Season Three starts 2½ years later, after Nyborg has left politics. She sits on the board of powerful corporations, travels the world lecturing and begins to plot her return to politics. Fretting over the direction her Moderate Party is taking, she starts another party. And guess what, it’s just as fun watching her start over.

The show is created and written by producer Adam Price with co-writers Jeppe Gjervig Gram and Tobias Lindholm (“A Hijacking”), and produced by DR, the Danish public broadcaster that has also produced another international Danish hit series “The Killing”.

Production values are cinema worthy with production design from Søren Gam and Knirke Madelung cinematography from a Who’s Who of Danish DPs: Magnus Nordenhof Jønck (“A Hijacking”, “R”), Jørgen Johansson (“Italian for Beginners”, “Terribly Happy”), Eric Kress (“The Girl with the Dragon Tattoo”, Taken 3″, “Flickering Lights”), Rasmus Heise (” Helium “), Magnus Lars Vestergaard, Erik Zappon, Lasse Frank Johannessen and Jan Pallesen.

Season One introduces Brigitte and a strong ensemble of personal and profession friend and foes. Season Two expands and deepens the ensemble and its last episode is near perfect. Apparently a last minute renewal from DR caused the already committed Pilou Asbæk was hardly available. Kasper plays a reduced role. The scripts are still topnotch but you can’t help missing his pointed performance.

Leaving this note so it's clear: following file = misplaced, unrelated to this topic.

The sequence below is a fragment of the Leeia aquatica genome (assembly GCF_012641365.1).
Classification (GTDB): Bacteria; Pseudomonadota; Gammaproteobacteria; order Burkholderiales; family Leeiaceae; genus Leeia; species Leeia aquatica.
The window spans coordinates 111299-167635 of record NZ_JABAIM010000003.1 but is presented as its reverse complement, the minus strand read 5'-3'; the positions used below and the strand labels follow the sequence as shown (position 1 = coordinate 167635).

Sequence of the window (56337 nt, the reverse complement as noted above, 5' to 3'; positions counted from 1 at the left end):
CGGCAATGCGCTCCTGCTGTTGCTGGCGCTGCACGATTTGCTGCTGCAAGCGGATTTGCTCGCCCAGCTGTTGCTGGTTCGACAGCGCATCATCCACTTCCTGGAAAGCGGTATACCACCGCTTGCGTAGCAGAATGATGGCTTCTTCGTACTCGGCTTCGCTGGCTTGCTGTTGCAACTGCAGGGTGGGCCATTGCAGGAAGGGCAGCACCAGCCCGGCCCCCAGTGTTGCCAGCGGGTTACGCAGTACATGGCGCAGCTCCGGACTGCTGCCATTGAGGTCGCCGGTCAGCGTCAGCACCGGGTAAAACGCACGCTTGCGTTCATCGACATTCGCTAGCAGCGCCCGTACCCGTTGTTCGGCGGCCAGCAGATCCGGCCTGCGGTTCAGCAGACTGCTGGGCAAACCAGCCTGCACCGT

This moves Torben Friis (Søren Malling) into a more central role. Frils was the TV producer in Season one. His character arc doesn’t have the sizzle that Kasper produced.

In Season Two, Nyborg’s been Denmark’s Prime Minister for two years at the cost of her personal life. By the end of the season she’s toppled from power.

Season Three starts 2½ years later, after Nyborg has left politics. She sits on the board of powerful corporations, travels the world lecturing and begins to plot her return to politics. Fretting over the direction her Moderate Party is taking, she starts another party. And guess what, it’s just as fun watching her start over.

Stephen King called “Borgen” the best TV program he had watched in 2012 (Entertainment Weekly) , the same year “Borgen” won a BAFTA as Best International TV Series.

NBC has bought the adaptation rights for American television. I’m not holding my breath. Other stellar Danish series have already been made into American shows:  “Forbrydelsen” became AMC’s cop show “The Killing” and FX’s readying “The Bridge” which substitutes a body found on the US-Mexican border for the one found on a bridge on the Danish-Swedish border in “Bron/Broen.”

12 DVD Set / 1767 minutes / 16:9 Anamorphic Widescreen / Region 1 / NR (SKU: 16754 / UPC CODE: 815047017542)


About Author

Robin Menken

Robin Menken Robin Menken lives in Los Angeles. She was the Artistic Director of the Second City Workshops, taught at UC Berkeley, USC, Barcelona\'s Ateneu and the Esalin Institute. She was Roberto Rossellini\'s assistant, and worked with Yevgeny Vevteshenku, Glauber Rocha and Eugene Ionesco. She sold numerous screenplays and wrote the OBIE winning The FTA SHow (touring with Jane Fonda, Donald Sutherland and Ben Vereen.) She was a programming consultant and Special Events co-ordinator for numerous film festivals, including the SF, Rio, Havana and N.Y Film Festivals. Her first news outlet was the historic East Village Other.